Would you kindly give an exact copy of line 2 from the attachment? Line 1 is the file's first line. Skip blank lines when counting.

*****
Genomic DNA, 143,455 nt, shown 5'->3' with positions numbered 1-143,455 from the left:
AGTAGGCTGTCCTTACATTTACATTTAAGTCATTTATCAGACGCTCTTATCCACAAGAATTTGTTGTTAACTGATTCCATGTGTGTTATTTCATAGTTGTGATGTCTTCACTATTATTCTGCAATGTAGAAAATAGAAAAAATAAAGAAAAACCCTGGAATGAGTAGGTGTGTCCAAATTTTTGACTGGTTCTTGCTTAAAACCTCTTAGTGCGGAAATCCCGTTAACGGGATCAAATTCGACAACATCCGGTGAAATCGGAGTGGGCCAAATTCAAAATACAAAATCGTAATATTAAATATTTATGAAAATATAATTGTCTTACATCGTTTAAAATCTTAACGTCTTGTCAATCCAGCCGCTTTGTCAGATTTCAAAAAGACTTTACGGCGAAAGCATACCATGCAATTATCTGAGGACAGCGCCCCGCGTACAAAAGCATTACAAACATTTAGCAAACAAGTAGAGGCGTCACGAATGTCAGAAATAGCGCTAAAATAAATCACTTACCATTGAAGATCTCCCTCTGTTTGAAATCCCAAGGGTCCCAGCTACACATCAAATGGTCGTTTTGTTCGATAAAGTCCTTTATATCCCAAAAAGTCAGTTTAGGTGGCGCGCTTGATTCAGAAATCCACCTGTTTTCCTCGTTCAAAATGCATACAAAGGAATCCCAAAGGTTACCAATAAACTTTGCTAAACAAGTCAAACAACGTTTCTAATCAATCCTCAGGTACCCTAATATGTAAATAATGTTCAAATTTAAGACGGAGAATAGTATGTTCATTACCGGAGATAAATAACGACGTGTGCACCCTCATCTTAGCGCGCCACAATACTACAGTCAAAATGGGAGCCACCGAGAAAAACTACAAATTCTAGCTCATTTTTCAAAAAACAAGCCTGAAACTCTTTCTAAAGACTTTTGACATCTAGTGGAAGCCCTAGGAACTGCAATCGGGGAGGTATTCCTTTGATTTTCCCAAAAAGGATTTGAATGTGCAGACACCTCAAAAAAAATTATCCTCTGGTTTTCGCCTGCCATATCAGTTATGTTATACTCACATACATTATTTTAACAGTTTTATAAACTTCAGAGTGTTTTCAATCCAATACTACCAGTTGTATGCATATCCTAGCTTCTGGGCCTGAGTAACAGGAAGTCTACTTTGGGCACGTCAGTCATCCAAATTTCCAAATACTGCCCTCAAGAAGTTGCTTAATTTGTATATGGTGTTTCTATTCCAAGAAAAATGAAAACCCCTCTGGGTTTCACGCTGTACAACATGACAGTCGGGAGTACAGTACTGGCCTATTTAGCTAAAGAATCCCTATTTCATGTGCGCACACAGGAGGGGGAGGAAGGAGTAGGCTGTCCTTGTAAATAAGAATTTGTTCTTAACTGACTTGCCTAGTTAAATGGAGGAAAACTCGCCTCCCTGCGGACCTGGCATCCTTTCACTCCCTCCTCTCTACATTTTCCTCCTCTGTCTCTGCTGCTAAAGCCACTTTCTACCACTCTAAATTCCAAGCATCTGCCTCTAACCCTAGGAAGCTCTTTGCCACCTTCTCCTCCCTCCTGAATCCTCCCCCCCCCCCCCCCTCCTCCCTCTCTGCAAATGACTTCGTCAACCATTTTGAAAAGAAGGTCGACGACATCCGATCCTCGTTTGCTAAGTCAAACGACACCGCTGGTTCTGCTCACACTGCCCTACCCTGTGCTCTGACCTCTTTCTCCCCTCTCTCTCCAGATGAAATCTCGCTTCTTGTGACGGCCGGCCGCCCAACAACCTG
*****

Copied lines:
AGTAGGCTGTCCTTACATTTACATTTAAGTCATTTATCAGACGCTCTTATCCACAAGAATTTGTTGTTAACTGATTCCATGTGTGTTATTTCATAGTTGTGATGTCTTCACTATTATTCTGCAATGTAGAAAATAGAAAAAATAAAGAAAAACCCTGGAATGAGTAGGTGTGTCCAAATTTTTGACTGGTTCTTGCTTAAAACCTCTTAGTGCGGAAATCCCGTTAACGGGATCAAATTCGACAACATCCGGTGAAATCGGAGTGGGCCAAATTCAAAATACAAAATCGTAATATTAAATATTTATGAAAATATAATTGTCTTACATCGTTTAAAATCTTAACGTCTTGTCAATCCAGCCGCTTTGTCAGATTTCAAAAAGACTTTACGGCGAAAGCATACCATGCAATTATCTGAGGACAGCGCCCCGCGTACAAAAGCATTACAAACATTTAGCAAACAAGTAGAGGCGTCACGAATGTCAGAAATAGCGCTAAAATAAATCACTTACCATTGAAGATCTCCCTCTGTTTGAAATCCCAAGGGTCCCAGCTACACATCAAATGGTCGTTTTGTTCGATAAAGTCCTTTATATCCCAAAAAGTCAGTTTAGGTGGCGCGCTTGATTCAGAAATCCACCTGTTTTCCTCGTTCAAAATGCATACAAAGGAATCCCAAAGGTTACCAATAAACTTTGCTAAACAAGTCAAACAACGTTTCTAATCAATCCTCAGGTACCCTAATATGTAAATAATGTTCAAATTTAAGACGGAGAATAGTATGTTCATTACCGGAGATAAATAACGACGTGTGCACCCTCATCTTAGCGCGCCACAATACTACAGTCAAAATGGGAGCCACCGAGAAAAACTACAAATTCTAGCTCATTTTTCAAAAAACAAGCCTGAAACTCTTTCTAAAGACTTTTGACATCTAGTGGAAGCCCTAGGAACTGCAATCGGGGAGGTATTCCTTTGATTTTCCCAAAAAGGATTTGAATGTGCAGACACCTCAAAAAAAATTATCCTCTGGTTTTCGCCTGCCATATCAGTTATGTTATACTCACATACATTATTTTAACAGTTTTATAAACTTCAGAGTGTTTTCAATCCAATACTACCAGTTGTATGCATATCCTAGCTTCTGGGCCTGAGTAACAGGAAGTCTACTTTGGGCACGTCAGTCATCCAAATTTCCAAATACTGCCCTCAAGAAGTTGCTTAATTTGTATATGGTGTTTCTATTCCAAGAAAAATGAAAACCCCTCTGGGTTTCACGCTGTACAACATGACAGTCGGGAGTACAGTACTGGCCTATTTAGCTAAAGAATCCCTATTTCATGTGCGCACACAGGAGGGGGAGGAAGGAGTAGGCTGTCCTTGTAAATAAGAATTTGTTCTTAACTGACTTGCCTAGTTAAATGGAGGAAAACTCGCCTCCCTGCGGACCTGGCATCCTTTCACTCCCTCCTCTCTACATTTTCCTCCTCTGTCTCTGCTGCTAAAGCCACTTTCTACCACTCTAAATTCCAAGCATCTGCCTCTAACCCTAGGAAGCTCTTTGCCACCTTCTCCTCCCTCCTGAATCCTCCCCCCCCCCCCCCCTCCTCCCTCTCTGCAAATGACTTCGTCAACCATTTTGAAAAGAAGGTCGACGACATCCGATCCTCGTTTGCTAAGTCAAACGACACCGCTGGTTCTGCTCACACTGCCCTACCCTGTGCTCTGACCTCTTTCTCCCCTCTCTCTCCAGATGAAATCTCGCTTCTTGTGACGGCCGGCCGCCCAACAACCTG